LYNDA CHELDELIN FELL
“9-1-1. What’s your emergency?”
“My friend isn’t breathing. I think he just killed himself. There’s an electrical cord around his neck.”
Responding to calls like the one above, one can’t help but arrive with a psychological assumption that the cause of death was self-inflicted or perhaps accidental. The sequence of events then proceeds, based on one or the other. After all, it’s human nature to rush to judgment and assumptions.
But when there’s more than meets the eye, the danger of preconceived notions is that they leave us vulnerable to critical errors in thinking. Finding the truth relies on a thorough and meticulous evidence-based search through facts that allow no room for assumption.
Arguably, keeping an open mind is one of the most powerful—and difficult things—to practice in any profession. In law enforcement, however, such tendencies can result in incomplete investigations that leave society vulnerable. The true criminal remains at large, and traumatized families crying foul, face a secondary injustice caused by those paid to protect them.
When evidence doesn’t prove the cause of death beyond the shadow of a doubt, why do detectives choose to trivialize family pleas? Sometimes it’s simply due to lack of resources or manpower. Sometimes when an investigation is botched, internal affairs wants to conceal it from media looking for police incompetence. Sometimes it’s due to police corruption or perhaps a C.S.I. effect in which the criminal used televised investigative techniques to stage the scene, remove trace evidence, and outsmart investigators.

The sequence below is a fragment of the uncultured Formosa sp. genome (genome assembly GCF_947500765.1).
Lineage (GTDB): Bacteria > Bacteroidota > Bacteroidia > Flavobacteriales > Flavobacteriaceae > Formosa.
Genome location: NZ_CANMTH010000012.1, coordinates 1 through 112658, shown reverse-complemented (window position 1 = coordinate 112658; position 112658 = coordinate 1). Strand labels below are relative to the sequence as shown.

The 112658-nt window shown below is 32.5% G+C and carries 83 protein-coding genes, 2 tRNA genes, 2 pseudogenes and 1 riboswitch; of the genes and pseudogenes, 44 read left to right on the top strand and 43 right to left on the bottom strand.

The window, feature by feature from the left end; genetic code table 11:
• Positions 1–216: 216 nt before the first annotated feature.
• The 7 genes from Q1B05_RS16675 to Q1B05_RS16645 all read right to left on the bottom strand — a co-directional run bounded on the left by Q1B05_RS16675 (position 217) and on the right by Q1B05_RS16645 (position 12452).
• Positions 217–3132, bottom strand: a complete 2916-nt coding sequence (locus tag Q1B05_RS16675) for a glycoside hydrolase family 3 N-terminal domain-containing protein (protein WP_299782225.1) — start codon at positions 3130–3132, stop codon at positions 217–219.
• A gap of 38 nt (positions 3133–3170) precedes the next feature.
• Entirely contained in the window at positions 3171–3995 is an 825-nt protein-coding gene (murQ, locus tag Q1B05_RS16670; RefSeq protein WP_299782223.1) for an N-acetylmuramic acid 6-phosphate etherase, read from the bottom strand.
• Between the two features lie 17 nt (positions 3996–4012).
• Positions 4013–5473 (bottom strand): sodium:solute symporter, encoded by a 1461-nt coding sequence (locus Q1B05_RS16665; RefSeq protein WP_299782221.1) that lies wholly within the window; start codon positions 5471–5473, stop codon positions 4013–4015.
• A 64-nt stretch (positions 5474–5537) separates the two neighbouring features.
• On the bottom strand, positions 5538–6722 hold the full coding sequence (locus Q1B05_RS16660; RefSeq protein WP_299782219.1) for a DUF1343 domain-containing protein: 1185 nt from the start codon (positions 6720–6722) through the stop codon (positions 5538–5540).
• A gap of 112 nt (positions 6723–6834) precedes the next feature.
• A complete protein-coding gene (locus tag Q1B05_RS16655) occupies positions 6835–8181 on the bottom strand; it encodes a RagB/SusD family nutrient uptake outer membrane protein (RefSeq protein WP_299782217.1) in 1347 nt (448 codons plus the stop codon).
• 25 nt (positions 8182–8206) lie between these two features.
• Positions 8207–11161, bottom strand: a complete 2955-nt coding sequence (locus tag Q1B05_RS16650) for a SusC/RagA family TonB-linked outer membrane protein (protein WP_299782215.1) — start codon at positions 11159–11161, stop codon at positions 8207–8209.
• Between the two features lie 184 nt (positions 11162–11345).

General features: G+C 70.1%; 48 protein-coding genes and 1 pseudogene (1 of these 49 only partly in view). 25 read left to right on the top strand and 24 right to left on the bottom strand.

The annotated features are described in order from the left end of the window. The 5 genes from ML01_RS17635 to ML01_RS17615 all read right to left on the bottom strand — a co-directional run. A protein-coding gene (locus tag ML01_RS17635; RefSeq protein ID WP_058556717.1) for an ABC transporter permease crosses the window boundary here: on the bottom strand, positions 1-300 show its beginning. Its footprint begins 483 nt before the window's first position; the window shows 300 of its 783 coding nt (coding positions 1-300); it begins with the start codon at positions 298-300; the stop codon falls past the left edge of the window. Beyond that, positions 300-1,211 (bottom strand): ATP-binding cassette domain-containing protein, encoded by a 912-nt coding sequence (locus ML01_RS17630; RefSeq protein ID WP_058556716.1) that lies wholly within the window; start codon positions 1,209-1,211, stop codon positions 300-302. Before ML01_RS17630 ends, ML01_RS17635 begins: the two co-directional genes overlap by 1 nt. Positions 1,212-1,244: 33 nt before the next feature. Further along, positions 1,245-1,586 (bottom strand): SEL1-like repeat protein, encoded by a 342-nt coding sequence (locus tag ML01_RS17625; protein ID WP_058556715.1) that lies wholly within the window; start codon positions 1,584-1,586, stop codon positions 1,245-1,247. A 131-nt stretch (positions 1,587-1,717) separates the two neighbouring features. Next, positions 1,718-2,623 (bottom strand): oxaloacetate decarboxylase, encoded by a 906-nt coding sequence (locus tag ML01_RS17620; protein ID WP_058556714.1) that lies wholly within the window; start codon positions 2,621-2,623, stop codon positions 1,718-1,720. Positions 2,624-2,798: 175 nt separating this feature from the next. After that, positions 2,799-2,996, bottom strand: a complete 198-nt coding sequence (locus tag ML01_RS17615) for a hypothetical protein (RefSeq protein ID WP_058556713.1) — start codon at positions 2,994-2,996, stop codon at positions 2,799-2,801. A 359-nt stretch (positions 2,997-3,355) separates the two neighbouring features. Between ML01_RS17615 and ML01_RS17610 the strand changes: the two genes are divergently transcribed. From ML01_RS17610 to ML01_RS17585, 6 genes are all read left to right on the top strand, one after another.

No matter the reason, too many deaths are wrongfully concluded with case closed.
The stories you read in this book expose the truth behind the alarming number of unsolved murders and suspicious deaths erroneously classified as natural, accidental, or self-inflicted, with little to no investigation. It’s a shocking read, but necessary.
Change begins with raising awareness and using voices to amplify a problem, no matter how good, bad, or ugly. And that’s the intent behind sharing these stories—to raise awareness about a growing problem.
The duty to do something has been courageously put into motion by Dennis N. Griffin. Now retired after twenty years in investigations and law enforcement, he refuses to remain silent any longer. In his quest to help families find answers, he reveals the secrecies that exist in law enforcement on his radio show Crime Wire. And now he’s doing it between the covers of this book. In the name of justice and to help those whose cries have gone ignored, Dennis Griffin is an agent of change.
May families who have been trivialized find comfort in knowing their voices are no longer silent.
LYNDA CHELDELIN FELL
Creator, Grief Diaries
Co-founder, International Grief Institute